Fundamentals of SONAR

Atharva Saraf


Find more at Tech Savvy Youth's Blog. The following article is a TSY Blog post regarding the technology of SONAR.   Years have passed since humans stopped using wooden sailboats and fancy ancient caravels that were developed and used by European colonizers back in the 18th century. The marine technology has seen some profound changes that highly shaped modern vessels- From massive white sails to diesel propulsion systems (DPS), from caravels to diesel-powered cargo ships and ancient naval frigates to multipurpose aircraft carriers. Imagine next summer going to Hawaii on a 16th-century caravel (An ancient portugese sailboat) and waiting for months, stranded in the lonely ocean for sea winds to blow. Thankfully, you don’t have to do this anymore!!

The early 1900s saw a major invention which facilitated efficient and stronger sea warfare, this nes technology was called Sound Navigation And Ranging (SONAR). Developed by Canadian scientist Reginald Fessenden in 1913, SONAR was a revolutionary invention for World War 1. Although Fessenden got a patent for developing the modern SONAR concept, the idea of using ultrasonic sound waves to navigate in water is believed to be introduced by Leonardo Da Vinci in the 1490s i.e., centuries ago even submarines and diesel-powered ships were invented. In this period armies of several dominating nations focussed on strengthening their navies and this invention helped them succeed in naval warfare. The idea spread like wildfire in Europe and America, and soon numerous countries developed submarines and ships that used SONAR to navigate through water and determine possible threats. SONAR was a major factor that eased Submarine warfare in both the world wars and almost every battle which involved the navy.

SONAR works on the concept of ultrasonic sound waves. A Vessel equiped with this technology consists of a transmitter and a receptor. Sound waves are transmitted through ocean water in all directions. These waves can travel more than 300 miles and have a speed of 1.5 x 10^3 m/s. Once they collide with an object they reflect and echo back toward the home-vessel. This echo is captured by the receptor thus confirming what is called a 'SONAR Contact'- which basically means that the SONAR found something. Sonar engineers and trained professionals analyze these echoed sound waves to pinpoint possible threats and other marine vessels. During naval combat, this process is done in moments by the highly trained crew. It plays a vital role in identifying and confirming enemy positions or incoming torpedoes (programmed missiles fired by submarines that navigate through the water to a pre-defined target). It is incredibly advantageous in detecting icebergs and sea depth as well.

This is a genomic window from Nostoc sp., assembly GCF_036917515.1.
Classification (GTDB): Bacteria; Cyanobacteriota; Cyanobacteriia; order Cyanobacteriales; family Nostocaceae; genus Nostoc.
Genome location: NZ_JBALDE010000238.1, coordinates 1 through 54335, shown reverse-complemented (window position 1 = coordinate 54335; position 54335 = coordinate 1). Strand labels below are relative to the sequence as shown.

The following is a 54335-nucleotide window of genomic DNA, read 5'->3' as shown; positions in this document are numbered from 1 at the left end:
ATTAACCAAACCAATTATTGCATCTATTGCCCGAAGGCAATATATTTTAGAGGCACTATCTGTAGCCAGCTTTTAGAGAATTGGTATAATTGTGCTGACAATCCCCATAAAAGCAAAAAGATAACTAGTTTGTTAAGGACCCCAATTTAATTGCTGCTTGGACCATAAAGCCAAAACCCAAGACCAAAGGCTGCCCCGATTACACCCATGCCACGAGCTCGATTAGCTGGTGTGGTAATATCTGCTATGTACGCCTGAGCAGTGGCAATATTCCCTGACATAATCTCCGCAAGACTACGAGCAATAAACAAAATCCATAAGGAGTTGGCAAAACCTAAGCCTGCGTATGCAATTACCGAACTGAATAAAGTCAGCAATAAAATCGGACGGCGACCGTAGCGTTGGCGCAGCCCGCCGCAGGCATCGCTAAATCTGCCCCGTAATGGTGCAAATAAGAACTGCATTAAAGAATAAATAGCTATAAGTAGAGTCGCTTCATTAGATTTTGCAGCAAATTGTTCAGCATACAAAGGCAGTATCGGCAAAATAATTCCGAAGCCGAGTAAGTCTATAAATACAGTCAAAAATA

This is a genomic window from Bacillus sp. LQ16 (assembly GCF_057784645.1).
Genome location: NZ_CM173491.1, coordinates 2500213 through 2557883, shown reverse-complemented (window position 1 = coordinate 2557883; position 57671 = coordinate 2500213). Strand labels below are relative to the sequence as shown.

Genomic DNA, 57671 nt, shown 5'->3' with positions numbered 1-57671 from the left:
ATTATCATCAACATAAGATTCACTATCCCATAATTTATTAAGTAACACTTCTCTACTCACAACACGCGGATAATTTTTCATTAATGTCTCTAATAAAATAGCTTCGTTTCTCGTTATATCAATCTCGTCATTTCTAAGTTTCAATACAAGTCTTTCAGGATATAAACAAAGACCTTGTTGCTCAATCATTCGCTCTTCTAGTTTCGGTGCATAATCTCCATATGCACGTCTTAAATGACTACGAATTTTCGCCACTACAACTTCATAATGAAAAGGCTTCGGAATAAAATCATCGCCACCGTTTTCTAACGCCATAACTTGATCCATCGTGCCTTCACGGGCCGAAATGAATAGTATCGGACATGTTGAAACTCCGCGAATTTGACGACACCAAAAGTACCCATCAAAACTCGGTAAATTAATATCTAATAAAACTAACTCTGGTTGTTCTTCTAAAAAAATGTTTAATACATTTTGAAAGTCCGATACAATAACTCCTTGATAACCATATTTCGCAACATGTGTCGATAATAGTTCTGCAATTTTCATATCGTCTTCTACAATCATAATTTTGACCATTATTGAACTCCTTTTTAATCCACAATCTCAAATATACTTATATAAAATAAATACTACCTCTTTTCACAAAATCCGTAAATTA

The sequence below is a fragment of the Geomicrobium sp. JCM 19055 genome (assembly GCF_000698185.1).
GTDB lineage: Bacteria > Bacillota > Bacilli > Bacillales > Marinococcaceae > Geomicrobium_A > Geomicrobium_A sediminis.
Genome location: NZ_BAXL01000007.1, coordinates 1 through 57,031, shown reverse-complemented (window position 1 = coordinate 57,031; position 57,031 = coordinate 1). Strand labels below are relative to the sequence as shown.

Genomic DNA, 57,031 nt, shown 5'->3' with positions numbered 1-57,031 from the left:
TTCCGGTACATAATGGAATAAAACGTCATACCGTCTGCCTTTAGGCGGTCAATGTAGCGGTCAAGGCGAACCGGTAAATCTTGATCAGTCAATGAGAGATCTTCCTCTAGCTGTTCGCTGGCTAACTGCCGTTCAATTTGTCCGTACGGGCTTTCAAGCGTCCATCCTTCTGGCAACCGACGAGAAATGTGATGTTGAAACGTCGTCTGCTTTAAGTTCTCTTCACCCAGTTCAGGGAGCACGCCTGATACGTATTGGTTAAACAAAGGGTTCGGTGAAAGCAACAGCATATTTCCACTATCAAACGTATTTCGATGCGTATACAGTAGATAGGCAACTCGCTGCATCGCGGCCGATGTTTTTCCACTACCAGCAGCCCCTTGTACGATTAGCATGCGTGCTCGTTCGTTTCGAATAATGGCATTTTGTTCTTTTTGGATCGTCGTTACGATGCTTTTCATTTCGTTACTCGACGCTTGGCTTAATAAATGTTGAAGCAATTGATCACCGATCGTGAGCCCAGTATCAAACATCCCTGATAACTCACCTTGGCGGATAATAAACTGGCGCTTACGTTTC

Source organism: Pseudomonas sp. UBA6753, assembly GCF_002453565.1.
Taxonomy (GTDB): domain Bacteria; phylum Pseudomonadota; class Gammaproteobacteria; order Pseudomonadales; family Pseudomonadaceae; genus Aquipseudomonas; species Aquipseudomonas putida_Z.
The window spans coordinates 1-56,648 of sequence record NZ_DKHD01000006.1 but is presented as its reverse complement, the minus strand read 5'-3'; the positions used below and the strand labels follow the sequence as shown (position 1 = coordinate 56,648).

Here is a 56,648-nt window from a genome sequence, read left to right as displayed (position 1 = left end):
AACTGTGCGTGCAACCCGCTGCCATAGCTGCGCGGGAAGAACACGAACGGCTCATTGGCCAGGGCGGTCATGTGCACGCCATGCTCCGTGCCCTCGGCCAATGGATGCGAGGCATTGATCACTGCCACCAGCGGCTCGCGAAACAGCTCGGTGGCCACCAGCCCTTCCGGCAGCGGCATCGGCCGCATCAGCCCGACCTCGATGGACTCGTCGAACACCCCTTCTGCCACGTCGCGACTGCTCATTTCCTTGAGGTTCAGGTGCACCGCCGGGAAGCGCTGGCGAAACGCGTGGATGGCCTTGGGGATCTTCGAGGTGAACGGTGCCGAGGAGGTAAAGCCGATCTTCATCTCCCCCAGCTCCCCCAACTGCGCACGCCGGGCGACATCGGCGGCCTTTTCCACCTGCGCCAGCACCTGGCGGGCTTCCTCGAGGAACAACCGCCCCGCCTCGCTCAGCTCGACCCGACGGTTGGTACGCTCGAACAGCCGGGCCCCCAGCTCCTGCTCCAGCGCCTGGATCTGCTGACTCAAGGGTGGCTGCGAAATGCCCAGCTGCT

Sonar applications
Ultrasound waves used by SONAR to navigate in water

SONAR engineers and experts onboard vessels play a vital role in the functioning of this system. In a true scenario, a professional crew onboard a vessel can differentiate between different sound waves to understand the origin/nationality of submarines. This is important so that you don't blow up your own companion submarine/ship. They study the wave patterns and the echoes to calculate rythm and measure the BPM. These engineers also take into account several sound-related aspects like tone, wavelength, pitch etc. while making speculations about their surroundings.

Even though ships use SONAR, submarines have so far been most endowed by this invention. As it is next to impossible to propel a submarine without SONAR. It is used by submarines to detect other vessels, torpedoes, calculate sea depth, detect marine mines, and supply efficient surveillance. Submarines do not have any medium of visibility, SONAR is all that the crew has got to survive in a gigantic chunk of metal 200 meters underwater. It is because the pressure at such depth is high compared to that at sea level, thus it will crack open any windows or other means of visibility, minutes after the submarine dives down. Also, after 100 meters of depth, the ocean is filled with darkness and there is no chance of visibility anyways.

Apart from naval usage, Sonar is also Highly efficient for commercial purposes like spotting schools of fish underwater. Few fish and seafood companies have started using it in their boats to locate fish. Fishing is a tedious job. At least for me! I am sure the commercial fishermen dont wanna spend hours finding the fish they are looking for. Marine Excavation teams also use SONAR to locate shipwrekcs and other submerged objects. Geologist study trenches, under water hills, presence of coaral reefs and etc. through this technique.

Even though being a revolutionary technology it has negative consequences on marine life. Questions have been raised by several ecologists and marine professionals on the effects of ultrasonic sound waves on fishes and other sea creatures. Studies have shown that active SONAR can lead to the stranding of sea creatures. Blue whales and beaked whales are the common victims of these high frequencies. Navies conduct drills and excercises which use mid-frequency Sonar that is a major reason for the deaths of sea cretures. Most of these creatures use sound waves to locate their prey and communicate with other creatures. Loud sound from SONAR obstructs these low frequency sounds of animals and end up standing them. However, many alters have been made by navies around the world to minimize its effects on the marine world. Although some environmental issue sustain, SONAR has been a game-changer in warfare and international trade.

Signing Off,
Atharva Saraf

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